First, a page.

Farm and Home Plan
FmHA Instruction 1951-S, § 1951.909 requires the County Supervisor to use DALR$ to determine which loan servicing programs will result in a feasible plan for borrowers.
Plaintiffs contend that the data used by the County Supervisor in the revised 1992 Farm Home Plan was inaccurate because expense figures are overstated, not properly categorized, and income is deflated. Plaintiffs did not provide evidence that the operating expense figures used were erroneous. Other than their own conclusory statements, plaintiffs offered no evidence to support their claim that the data FmHA used to run the DALR$ was inaccurate or otherwise erroneous. The plaintiffs' plan was not feasible because the balance available after restructuring was not sufficient to service all of their annual debt and operating expenses.
FmHA provided a very detailed breakdown of the method it used to calculate its numbers. The record shows that the information submitted by plaintiffs was incomplete. When actual records are unavailable, alternative sources may be used, including farm records and county averages for income and expense information for the county in which the farm is located. 7 C.F.R. § 1924.57(d)(1)(iii) (1993). In this case, county averages were used to calculate operating expenses for each of plaintiffs' crops, and for estimating income and expenses for two new crops for which actual costs were not available. FmHA ran its DALR$ analysis using the data prescribed in FmHA regulations to determine what debt relief it could offer plaintiffs. FmHA's actions were not arbitrary or capricious.
The Fifth Amendment
Plaintiffs allege a due process violation arising from FmHA's use of the Xavier/Tingey appraisal which plaintiffs allege is erroneous. There is no evidence that the appraisal was erroneous; moreover, while plaintiffs were given adequate notice of their rights and opportunities for hearing, plaintiffs declined the opportunity afforded them under FmHA regulations to get an independent appraisal.3 Plaintiffs' claim that they were deprived of the benefit of the $19,075.09 payment to FmHA also lacks merit. The payment referred to was properly credited to plaintiffs account. Because we lack jurisdiction to address plaintiffs' contract claim, we do not address their argument that FmHA violated due process by its refusal to honor the alleged agreement modifying plaintiffs' loan. Based on the foregoing, the judgment of the district court is AFFIRMED in part, and VACATED and REMANDED in part.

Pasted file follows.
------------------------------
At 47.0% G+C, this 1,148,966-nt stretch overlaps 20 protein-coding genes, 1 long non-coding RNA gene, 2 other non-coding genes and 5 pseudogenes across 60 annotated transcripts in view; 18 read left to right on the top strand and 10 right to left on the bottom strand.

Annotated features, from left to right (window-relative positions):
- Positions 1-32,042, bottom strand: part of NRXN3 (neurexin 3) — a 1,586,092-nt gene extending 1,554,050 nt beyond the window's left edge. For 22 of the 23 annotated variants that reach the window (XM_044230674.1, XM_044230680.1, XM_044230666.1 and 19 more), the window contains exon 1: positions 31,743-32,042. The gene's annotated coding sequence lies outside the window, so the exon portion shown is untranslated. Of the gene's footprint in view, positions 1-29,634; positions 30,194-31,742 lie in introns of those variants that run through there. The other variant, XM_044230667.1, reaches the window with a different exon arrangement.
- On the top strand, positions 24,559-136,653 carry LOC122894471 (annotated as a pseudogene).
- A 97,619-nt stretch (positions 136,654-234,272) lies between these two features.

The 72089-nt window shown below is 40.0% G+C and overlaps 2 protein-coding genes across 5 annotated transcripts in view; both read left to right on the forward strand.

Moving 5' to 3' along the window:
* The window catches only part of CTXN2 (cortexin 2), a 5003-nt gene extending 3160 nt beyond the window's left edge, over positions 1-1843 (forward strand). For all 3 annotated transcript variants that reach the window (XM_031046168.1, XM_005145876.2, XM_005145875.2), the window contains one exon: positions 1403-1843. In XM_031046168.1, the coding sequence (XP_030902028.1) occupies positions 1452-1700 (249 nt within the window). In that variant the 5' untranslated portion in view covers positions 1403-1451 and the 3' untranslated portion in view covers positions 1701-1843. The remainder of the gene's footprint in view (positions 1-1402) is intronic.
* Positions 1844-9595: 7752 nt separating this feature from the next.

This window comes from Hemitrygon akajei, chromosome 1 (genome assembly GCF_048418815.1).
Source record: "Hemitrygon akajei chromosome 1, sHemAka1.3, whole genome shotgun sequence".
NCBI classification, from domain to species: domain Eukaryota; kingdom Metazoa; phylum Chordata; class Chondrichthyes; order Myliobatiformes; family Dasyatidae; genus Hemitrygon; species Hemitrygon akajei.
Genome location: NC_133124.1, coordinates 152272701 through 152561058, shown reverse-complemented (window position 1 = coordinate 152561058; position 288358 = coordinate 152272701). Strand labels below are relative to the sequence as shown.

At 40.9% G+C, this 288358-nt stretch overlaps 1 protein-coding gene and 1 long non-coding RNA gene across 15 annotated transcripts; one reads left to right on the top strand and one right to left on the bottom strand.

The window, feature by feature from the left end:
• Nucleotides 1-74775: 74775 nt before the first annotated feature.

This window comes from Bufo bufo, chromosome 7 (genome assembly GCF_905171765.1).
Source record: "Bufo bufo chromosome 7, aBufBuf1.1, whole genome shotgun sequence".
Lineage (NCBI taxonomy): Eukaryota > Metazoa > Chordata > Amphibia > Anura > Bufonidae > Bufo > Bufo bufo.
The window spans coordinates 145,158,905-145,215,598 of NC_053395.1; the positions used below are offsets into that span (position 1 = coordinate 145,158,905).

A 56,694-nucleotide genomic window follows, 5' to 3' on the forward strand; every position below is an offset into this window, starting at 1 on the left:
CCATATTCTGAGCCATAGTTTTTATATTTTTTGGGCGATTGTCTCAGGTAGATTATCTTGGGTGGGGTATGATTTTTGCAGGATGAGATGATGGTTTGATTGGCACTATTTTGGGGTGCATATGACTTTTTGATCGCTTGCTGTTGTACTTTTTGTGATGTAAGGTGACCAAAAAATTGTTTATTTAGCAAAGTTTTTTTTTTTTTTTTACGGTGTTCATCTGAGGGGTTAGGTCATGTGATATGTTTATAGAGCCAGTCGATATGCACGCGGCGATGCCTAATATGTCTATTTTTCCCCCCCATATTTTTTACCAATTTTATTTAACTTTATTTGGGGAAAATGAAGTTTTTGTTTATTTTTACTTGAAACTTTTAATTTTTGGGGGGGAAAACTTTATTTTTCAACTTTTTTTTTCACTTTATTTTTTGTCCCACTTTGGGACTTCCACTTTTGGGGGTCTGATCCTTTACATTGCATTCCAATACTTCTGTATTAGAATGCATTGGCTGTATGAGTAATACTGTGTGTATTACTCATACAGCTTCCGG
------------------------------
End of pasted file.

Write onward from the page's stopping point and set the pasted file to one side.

Honorable Jack E. Tanner, United States District Judge, Western District of Washington, sitting by designation
This disposition is not appropriate for publication and may not be cited to or by the courts of this circuit except as provided by Ninth Circuit Rule 36-3
DALR$ refers to the Debt Adjustment and Loan Restructuring System. It computes the present value of the restructured loan, and the net recovery value of the collateral property. 7 U.S.C. § 2001; 7 C.F.R. 1951-S
In a September 18, 1993 letter to the Acting Chief of Farmer Programs at FMHA, Troth offered his opinion on the Xavier/Tingey and Briggs appraisals, stating:
the first [March 1992 Xavier/Tingey] report is well-documented and meets USPAP. The recent [June 1993 Briggs] report omits the income approach, otherwise, it is adequately documented except he omits his State Certification Number and does not include the certification required by USPAP ... I cannot form an informed opinion on the validity of either one of these reports without doing a field review. From the basis of the desk review, only the 1992 appraisal is the best documented if a 1992 value date is of use to you.
The procedures borrowers must follow to contest a FmHA appraisal are found in 7 U.S.C. § 2001(j) and 7 C.F.R. § 1951.909(i)(3)